Home Décor Disasters

June 12, 2018
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BRITISH ‘INTERIOR DESIGN CRIMES’ REVEALED: Toilet rugs, taxidermy and avocado bathrooms named worst home trends of past 50 years

London, UK – 12 June, 2018


  • Whatever were we thinking? Toilet rugs, taxidermy and avocado bathrooms are among the worst home design crimes from the past half century
  • National poll tracking our taste violations shows 1970s was the worst decade for dodgy décor, closely followed by the 80s
  • Public voted on a shortlist compiled by leading experts in interior design including Wallpaper*, Ideal Home, House Beautiful and more
  • Daniel Hopwood, Former President of the British Institute of Interior Design, is available for interview
  • Appearances matter: six out of ten Brits admit to judging others on their interior design choices, while almost three in ten (29%) rate having good interiors above a clean house
  • Almost half of Brits (47%) have redecorated in the past year and bossy partners are a key motivation for why we redecorate
  • Survey to celebrate the launch of Samsung’s new QLED TV, which features the ability to blend in with the décor of the home1, also reveals the BEST innovations in home design


Don’t try this at home! Toilet rugs, taxidermy and avocado coloured bathrooms – the once commonplace fixtures in our homes – have been crowned the biggest furnishing fails of the past 50 years in a survey of home design disasters.


Other style slip-ups identified by the survey to which we now give the brush-off include floral ‘chintz’ furniture, waterbeds and Artex.


The research was commissioned by Samsung to mark the launch of its new QLED TV range featuring a unique Ambient Mode technology, which enables the TV to blend seamlessly into the home environment1 thereby eliminating at least one home décor headache – a large, ugly blank screen.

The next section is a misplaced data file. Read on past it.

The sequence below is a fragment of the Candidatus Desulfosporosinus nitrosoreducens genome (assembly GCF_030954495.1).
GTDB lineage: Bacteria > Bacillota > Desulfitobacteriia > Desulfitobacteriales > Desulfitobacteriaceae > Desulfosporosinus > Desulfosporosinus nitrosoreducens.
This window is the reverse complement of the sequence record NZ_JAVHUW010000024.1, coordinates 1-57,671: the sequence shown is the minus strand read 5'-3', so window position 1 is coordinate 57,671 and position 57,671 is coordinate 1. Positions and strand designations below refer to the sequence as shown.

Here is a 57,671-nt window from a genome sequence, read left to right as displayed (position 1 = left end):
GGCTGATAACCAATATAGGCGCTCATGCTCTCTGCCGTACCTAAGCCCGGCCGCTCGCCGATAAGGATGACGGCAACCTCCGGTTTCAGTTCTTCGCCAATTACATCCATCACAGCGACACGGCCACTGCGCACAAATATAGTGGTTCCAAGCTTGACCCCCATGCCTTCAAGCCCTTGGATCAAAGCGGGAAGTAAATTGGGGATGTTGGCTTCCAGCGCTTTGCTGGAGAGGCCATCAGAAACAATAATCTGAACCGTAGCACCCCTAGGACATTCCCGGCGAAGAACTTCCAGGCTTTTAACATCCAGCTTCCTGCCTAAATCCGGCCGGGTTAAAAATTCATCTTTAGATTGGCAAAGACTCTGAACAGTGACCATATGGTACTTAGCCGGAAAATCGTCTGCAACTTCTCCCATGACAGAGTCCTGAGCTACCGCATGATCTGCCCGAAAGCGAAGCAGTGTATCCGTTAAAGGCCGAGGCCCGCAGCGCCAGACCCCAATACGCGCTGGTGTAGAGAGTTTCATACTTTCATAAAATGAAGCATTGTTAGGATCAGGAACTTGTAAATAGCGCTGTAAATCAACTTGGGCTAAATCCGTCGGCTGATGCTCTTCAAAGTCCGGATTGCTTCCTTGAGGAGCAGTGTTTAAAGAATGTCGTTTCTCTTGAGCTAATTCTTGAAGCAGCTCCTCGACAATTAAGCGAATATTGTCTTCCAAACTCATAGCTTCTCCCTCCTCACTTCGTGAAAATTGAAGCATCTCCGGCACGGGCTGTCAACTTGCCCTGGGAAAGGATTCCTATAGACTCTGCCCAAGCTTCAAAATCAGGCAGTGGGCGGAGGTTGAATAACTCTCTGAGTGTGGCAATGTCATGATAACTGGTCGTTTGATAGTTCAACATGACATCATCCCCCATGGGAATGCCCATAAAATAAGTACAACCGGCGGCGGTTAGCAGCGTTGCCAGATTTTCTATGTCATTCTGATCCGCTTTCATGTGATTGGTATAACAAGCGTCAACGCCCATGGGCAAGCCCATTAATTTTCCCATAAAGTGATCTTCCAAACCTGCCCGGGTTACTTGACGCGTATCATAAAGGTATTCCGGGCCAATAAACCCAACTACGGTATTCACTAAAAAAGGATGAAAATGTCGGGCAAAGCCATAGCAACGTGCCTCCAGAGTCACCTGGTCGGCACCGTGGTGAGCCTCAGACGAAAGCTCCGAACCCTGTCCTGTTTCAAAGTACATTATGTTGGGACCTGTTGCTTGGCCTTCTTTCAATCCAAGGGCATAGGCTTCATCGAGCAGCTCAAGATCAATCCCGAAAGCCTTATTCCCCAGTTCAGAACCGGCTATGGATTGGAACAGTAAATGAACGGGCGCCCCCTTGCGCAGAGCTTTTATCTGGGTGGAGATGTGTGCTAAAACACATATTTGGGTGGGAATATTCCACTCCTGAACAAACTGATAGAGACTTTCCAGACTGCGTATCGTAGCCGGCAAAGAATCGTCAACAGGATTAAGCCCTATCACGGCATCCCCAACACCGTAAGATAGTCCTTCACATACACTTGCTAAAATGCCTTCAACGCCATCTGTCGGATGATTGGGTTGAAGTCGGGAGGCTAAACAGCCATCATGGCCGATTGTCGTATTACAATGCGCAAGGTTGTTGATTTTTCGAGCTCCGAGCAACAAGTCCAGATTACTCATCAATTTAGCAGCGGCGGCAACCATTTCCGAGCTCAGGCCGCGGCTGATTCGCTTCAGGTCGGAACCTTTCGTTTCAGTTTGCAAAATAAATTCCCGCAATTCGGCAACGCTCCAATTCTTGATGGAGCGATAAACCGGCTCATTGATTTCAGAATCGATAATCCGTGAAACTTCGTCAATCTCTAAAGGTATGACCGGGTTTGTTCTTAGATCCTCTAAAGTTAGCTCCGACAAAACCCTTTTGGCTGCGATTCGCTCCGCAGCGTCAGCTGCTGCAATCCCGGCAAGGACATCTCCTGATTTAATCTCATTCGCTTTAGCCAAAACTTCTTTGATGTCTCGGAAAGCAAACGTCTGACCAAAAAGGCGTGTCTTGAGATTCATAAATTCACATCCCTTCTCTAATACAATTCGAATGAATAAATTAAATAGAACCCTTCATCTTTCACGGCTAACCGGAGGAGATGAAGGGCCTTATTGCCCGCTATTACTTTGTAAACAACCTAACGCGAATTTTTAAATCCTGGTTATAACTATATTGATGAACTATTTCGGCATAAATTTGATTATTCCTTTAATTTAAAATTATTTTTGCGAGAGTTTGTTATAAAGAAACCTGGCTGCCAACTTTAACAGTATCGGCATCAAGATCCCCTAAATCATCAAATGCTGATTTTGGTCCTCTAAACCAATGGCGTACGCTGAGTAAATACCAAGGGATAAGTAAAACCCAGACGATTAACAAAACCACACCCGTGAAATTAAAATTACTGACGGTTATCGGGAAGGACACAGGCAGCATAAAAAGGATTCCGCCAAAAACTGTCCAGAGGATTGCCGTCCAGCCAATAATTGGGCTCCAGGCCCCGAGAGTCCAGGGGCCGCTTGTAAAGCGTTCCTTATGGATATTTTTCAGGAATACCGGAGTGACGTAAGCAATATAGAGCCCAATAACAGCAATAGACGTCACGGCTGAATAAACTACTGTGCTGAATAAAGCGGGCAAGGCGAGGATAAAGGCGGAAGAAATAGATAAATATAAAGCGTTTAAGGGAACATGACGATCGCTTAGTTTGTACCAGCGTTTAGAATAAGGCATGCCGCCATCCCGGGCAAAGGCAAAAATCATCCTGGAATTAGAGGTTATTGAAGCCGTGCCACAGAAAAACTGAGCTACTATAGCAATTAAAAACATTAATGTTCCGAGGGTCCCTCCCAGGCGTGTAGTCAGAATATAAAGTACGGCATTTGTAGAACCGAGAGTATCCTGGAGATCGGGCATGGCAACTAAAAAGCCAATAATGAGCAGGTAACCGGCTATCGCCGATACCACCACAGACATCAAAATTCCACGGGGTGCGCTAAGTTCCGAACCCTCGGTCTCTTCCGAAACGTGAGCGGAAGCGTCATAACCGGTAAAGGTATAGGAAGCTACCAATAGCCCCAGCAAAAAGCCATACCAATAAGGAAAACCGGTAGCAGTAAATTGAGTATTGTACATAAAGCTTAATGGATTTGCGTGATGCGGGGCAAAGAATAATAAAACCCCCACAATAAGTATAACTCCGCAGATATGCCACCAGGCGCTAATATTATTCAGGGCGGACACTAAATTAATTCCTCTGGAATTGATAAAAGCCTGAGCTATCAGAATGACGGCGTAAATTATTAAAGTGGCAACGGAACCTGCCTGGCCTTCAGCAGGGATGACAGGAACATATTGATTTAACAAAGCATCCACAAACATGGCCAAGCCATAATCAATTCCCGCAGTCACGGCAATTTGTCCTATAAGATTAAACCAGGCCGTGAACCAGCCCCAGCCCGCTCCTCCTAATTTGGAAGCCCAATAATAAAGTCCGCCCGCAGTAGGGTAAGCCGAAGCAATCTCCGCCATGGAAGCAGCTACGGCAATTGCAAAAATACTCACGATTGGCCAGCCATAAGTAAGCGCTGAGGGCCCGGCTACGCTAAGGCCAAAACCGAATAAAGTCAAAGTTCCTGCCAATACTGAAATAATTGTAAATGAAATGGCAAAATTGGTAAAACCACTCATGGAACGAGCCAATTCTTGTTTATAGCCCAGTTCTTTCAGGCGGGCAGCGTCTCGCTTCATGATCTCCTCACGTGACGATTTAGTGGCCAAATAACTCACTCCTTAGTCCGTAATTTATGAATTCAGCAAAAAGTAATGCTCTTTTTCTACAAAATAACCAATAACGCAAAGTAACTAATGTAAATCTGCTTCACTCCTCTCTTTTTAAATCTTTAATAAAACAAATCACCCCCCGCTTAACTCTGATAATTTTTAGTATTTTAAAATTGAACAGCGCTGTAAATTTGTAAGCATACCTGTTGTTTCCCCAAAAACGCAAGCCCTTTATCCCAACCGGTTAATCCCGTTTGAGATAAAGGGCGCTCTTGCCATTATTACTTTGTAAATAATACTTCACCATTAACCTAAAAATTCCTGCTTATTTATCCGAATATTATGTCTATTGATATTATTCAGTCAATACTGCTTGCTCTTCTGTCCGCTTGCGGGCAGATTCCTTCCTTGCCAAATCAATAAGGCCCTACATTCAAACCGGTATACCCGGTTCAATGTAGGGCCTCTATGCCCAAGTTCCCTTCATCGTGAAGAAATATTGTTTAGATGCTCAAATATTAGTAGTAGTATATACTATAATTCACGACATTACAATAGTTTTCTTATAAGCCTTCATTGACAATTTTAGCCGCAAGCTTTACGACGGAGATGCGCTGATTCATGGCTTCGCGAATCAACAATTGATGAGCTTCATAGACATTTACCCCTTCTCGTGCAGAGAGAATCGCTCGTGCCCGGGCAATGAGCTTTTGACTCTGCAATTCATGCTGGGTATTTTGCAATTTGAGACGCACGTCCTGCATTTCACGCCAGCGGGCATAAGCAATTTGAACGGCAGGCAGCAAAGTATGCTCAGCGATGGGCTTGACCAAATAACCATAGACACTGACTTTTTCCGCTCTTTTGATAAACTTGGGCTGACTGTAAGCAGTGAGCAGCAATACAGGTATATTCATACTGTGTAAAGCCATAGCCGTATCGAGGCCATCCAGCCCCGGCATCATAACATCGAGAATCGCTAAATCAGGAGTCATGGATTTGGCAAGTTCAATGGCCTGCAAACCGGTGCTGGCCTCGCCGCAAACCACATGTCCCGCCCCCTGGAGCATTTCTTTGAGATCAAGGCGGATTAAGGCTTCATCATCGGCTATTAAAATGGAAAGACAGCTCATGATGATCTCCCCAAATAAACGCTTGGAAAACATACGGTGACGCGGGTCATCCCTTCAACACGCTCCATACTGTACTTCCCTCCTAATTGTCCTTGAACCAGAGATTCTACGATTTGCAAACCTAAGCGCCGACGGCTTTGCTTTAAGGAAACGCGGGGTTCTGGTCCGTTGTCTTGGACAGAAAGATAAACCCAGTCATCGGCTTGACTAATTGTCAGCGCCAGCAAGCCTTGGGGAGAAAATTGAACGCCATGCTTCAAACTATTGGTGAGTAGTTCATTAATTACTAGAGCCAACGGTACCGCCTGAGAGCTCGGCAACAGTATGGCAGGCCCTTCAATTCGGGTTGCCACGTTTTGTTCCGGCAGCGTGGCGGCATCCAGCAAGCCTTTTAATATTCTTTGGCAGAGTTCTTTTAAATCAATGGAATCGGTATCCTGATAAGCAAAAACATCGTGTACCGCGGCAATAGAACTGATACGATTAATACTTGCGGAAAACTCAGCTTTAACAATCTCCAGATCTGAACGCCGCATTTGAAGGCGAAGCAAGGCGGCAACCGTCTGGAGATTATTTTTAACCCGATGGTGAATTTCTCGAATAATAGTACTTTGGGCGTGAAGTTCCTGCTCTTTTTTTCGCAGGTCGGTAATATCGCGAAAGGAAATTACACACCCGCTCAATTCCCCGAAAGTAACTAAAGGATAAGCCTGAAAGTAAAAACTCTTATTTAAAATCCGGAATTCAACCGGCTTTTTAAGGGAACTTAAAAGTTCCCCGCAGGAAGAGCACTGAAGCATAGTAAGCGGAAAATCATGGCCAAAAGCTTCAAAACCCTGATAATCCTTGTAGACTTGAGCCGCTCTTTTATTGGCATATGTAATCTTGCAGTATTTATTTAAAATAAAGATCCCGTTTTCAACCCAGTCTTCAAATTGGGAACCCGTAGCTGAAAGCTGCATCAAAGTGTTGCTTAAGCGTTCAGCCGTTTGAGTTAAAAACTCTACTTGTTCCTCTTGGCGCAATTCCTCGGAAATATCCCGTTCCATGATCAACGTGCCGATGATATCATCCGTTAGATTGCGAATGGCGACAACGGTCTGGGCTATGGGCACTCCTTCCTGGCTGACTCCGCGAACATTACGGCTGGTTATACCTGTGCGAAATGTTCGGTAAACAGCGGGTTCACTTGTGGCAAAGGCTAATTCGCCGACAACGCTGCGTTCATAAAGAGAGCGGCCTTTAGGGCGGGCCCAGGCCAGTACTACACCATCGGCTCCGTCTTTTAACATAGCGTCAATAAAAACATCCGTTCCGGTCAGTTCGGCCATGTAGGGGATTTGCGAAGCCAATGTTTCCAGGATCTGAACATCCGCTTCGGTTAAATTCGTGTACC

A panel of design experts from publications including Wallpaper*, Ideal Home and House Beautiful created a shortlist of the worst interior design trends spanning a period of half a century, which was then put to a public vote of 2,000 UK adults to discover the ultimate home-fashion faux pas.


The top 25 WORST home horrors from the past 50 years:


  1. Toilet rugs/furry toilet seat covers – 44%
  2. Taxidermy – 39%
  3. Avocado bathrooms – 32%
  4. Floral ‘chintz’ furniture – 28%
  5. Waterbeds – 25%
  6. Artex walls and ceilings – 25%
  7. Carpeted bathrooms – 25%
  8. Rag rolled walls – 23%
  9. Tribal carvings, masks and wall hangings – 23%
  10. Stone cladding – 19%
  11. Animal print anything – 19%
  12. Inspirational quote art stenciled on the walls – 19%
  13. Carpeted or textured walls – 19%
  14. Beaded curtains – 19%
  15. Living room bars – 19%
  16. Bidets – 17%
  17. Round beds – 17%
  18. Professional family portraits – 15%
  19. Shabby chic anything – 15%
  20. Shag pile carpets – 14%
  21. Wicker furniture indoors – 12%
  22. Wallpaper borders – 12%
  23. Curtain pelmets – 11%
  24. TV cupboards – 11%
  25. Stenciled walls or decals – 11%


The results suggest that our national taste when it comes to interior design is constantly evolving and that some decades fare better than others when it comes to trends standing the test of time.


The 1970s was voted the worst decade for dodgy décor in the half century under review, according to 38% of Brits. Some of the biggest design crimes of the period included avocado-coloured bathrooms and flying duck wall displays. This was followed by the 80s (22%), characterised by features such as toilet rugs and pink bathrooms, and then the 60s, with 19% of Brits taking issue with design trends that included psychedelic patterns, lace doilies and clashing colour schemes.